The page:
The annual cost of chronic pain is as high as $635 billion a year, which is more than the yearly costs for cancer, heart disease, and diabetes, say health economists from Johns Hopkins University in this month's The Journal of Pain.
The researchers estimated the annual economic costs of chronic pain in the United States by assessing incremental costs of health care due to pain and the indirect costs of pain from lower productivity. They compared the costs of health care for people with chronic pain with those who do not report chronic pain. The authors defined people with pain as those who have pain that limits their ability to work, are diagnosed with joint pain or arthritis, or have a disability that limits capacity for work.
Data from the 2008 Medical Expenditure Panel Survey was used to gauge the economic burden of pain. The sample included 20,214 individuals 18 and older to represent 210.7 million US adults.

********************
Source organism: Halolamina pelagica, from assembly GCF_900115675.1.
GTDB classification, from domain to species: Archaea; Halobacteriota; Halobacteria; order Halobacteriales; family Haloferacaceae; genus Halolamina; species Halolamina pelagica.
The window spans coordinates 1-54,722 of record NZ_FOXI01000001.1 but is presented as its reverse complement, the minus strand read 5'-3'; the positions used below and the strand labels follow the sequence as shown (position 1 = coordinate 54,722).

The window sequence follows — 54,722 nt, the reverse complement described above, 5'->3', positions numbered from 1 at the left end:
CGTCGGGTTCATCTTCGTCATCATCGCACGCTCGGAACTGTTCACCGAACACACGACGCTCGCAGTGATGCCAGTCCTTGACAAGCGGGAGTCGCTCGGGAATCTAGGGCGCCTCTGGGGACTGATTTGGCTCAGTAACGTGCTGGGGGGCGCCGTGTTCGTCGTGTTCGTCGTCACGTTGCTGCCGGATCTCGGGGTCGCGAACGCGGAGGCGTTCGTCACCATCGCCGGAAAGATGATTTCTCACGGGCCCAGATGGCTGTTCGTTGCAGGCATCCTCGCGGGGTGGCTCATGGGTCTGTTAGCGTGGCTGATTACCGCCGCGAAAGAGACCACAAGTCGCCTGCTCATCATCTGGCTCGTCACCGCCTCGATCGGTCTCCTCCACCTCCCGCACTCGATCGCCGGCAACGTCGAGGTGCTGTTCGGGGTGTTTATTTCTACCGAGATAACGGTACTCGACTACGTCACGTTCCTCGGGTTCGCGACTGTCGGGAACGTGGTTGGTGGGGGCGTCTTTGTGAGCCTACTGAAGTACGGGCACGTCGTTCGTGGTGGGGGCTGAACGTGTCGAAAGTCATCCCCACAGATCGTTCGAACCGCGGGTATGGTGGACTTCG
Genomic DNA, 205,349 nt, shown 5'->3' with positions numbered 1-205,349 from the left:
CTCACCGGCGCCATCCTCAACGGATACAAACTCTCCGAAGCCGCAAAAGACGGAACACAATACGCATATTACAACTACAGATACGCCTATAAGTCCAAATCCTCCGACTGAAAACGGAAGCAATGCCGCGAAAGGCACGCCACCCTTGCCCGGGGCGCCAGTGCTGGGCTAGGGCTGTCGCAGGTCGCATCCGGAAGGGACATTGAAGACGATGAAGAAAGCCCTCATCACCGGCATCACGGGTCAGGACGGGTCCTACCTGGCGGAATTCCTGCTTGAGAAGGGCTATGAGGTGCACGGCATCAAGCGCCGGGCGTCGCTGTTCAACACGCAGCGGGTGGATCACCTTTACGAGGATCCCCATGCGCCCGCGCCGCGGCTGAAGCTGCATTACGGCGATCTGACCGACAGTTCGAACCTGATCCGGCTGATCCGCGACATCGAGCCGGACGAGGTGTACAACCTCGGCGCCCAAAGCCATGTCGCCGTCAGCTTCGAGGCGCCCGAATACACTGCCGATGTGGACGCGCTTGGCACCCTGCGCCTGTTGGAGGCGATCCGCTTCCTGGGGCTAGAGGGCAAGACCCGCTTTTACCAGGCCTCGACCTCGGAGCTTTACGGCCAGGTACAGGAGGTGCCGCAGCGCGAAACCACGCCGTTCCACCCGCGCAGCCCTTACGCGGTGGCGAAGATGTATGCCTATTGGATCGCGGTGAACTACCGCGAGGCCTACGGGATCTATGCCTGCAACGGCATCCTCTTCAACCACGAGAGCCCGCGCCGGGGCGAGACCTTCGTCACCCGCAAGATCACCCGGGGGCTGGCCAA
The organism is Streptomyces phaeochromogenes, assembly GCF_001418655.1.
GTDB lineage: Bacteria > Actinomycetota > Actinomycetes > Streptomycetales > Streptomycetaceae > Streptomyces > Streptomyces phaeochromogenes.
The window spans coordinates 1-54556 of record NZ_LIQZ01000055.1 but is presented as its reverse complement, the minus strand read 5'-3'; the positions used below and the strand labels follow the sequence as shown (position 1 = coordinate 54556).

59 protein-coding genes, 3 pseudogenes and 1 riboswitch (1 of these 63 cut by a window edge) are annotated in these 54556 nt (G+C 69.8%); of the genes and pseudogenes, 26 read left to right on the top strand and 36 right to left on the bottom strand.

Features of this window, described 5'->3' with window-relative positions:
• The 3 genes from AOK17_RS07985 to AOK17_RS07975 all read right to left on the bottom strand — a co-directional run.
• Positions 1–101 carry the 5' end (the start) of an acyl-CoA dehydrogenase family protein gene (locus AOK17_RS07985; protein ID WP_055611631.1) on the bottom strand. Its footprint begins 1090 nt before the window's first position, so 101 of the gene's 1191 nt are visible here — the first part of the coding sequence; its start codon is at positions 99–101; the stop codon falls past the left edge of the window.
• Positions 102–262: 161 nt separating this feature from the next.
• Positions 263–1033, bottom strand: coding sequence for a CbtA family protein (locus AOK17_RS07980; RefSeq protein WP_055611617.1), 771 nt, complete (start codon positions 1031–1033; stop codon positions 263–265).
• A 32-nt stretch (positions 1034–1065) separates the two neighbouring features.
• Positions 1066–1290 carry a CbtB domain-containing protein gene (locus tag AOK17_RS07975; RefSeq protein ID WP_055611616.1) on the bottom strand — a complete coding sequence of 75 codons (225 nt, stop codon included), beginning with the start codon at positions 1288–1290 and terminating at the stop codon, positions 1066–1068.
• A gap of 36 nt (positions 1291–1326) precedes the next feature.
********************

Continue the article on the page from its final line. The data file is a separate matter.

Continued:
Results showed that mean health care expenditures for adults were $4,475. Prevalence estimates for pain conditions were 10% for moderate pain, 11% for severe pain, 33% for joint pain, 25% for arthritis, and 12% for functional disability. Persons with moderate pain had health care expenditures $4,516 higher than someone with no pain, and individuals with severe pain had costs $3,210 higher than those with moderate pain. Similar differences were found for other pain conditions: $4,048 higher for joint pain, $5,838 for arthritis, and $9,680 for functional disabilities.
Also, adults with pain reported missing more days from work than people without pain. Pain negatively impacted 3 components of productivity—work days missed, number of annual hours worked, and hourly wages.
Based on their analysis of the data, the authors determined that that the total cost for pain in the United States ranged from $560 to $635 billion. Total incremental costs of health care due to pain ranged from $261 to $300 billion, and the value of lost productivity ranged from $299 to $334 billion. Compared with other major disease conditions, the per-person cost of pain is lower but the total cost is higher.
The authors noted their conclusions are conservative because the analysis did not consider the costs of pain for institutionalized and noncivilian populations, for persons under 18, and for caregivers.
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